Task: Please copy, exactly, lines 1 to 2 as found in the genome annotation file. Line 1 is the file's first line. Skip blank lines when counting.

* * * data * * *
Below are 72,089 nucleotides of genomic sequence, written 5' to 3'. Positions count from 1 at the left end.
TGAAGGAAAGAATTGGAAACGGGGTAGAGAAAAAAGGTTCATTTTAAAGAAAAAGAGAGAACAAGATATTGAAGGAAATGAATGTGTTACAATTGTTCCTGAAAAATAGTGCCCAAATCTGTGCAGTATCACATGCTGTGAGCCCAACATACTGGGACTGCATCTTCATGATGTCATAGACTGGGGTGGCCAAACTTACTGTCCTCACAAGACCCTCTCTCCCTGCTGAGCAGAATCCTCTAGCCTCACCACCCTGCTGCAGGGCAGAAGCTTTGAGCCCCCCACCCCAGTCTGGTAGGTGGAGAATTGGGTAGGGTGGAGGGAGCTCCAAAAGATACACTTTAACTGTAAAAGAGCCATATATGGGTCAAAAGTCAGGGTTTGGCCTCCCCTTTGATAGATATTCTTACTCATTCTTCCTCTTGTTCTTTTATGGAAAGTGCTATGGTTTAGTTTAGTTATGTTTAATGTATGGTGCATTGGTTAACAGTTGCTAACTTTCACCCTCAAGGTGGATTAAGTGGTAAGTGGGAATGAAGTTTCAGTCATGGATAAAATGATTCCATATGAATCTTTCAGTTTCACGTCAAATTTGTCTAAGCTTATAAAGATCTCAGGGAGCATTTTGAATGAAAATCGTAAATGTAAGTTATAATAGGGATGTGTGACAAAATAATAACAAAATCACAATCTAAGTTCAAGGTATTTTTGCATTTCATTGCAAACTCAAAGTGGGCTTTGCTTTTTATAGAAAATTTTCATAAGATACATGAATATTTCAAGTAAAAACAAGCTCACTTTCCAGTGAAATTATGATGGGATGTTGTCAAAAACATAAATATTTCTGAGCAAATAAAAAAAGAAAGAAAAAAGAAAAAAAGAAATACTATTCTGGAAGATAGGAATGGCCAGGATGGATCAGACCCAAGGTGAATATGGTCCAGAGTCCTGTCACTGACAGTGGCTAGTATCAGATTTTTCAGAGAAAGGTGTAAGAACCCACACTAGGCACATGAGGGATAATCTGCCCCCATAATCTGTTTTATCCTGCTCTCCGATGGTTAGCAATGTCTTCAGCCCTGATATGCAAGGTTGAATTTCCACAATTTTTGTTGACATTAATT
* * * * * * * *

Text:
Below are 72,089 nucleotides of genomic sequence, written 5' to 3'. Positions count from 1 at the left end.
TGAAGGAAAGAATTGGAAACGGGGTAGAGAAAAAAGGTTCATTTTAAAGAAAAAGAGAGAACAAGATATTGAAGGAAATGAATGTGTTACAATTGTTCCTGAAAAATAGTGCCCAAATCTGTGCAGTATCACATGCTGTGAGCCCAACATACTGGGACTGCATCTTCATGATGTCATAGACTGGGGTGGCCAAACTTACTGTCCTCACAAGACCCTCTCTCCCTGCTGAGCAGAATCCTCTAGCCTCACCACCCTGCTGCAGGGCAGAAGCTTTGAGCCCCCCACCCCAGTCTGGTAGGTGGAGAATTGGGTAGGGTGGAGGGAGCTCCAAAAGATACACTTTAACTGTAAAAGAGCCATATATGGGTCAAAAGTCAGGGTTTGGCCTCCCCTTTGATAGATATTCTTACTCATTCTTCCTCTTGTTCTTTTATGGAAAGTGCTATGGTTTAGTTTAGTTATGTTTAATGTATGGTGCATTGGTTAACAGTTGCTAACTTTCACCCTCAAGGTGGATTAAGTGGTAAGTGGGAATGAAGTTTCAGTCATGGATAAAATGATTCCATATGAATCTTTCAGTTTCACGTCAAATTTGTCTAAGCTTATAAAGATCTCAGGGAGCATTTTGAATGAAAATCGTAAATGTAAGTTATAATAGGGATGTGTGACAAAATAATAACAAAATCACAATCTAAGTTCAAGGTATTTTTGCATTTCATTGCAAACTCAAAGTGGGCTTTGCTTTTTATAGAAAATTTTCATAAGATACATGAATATTTCAAGTAAAAACAAGCTCACTTTCCAGTGAAATTATGATGGGATGTTGTCAAAAACATAAATATTTCTGAGCAAATAAAAAAAGAAAGAAAAAAGAAAAAAAGAAATACTATTCTGGAAGATAGGAATGGCCAGGATGGATCAGACCCAAGGTGAATATGGTCCAGAGTCCTGTCACTGACAGTGGCTAGTATCAGATTTTTCAGAGAAAGGTGTAAGAACCCACACTAGGCACATGAGGGATAATCTGCCCCCATAATCTGTTTTATCCTGCTCTCCGATGGTTAGCAATGTCTTCAGCCCTGATATGCAAGGTTGAATTTCCACAATTTTTGTTGACATTAATT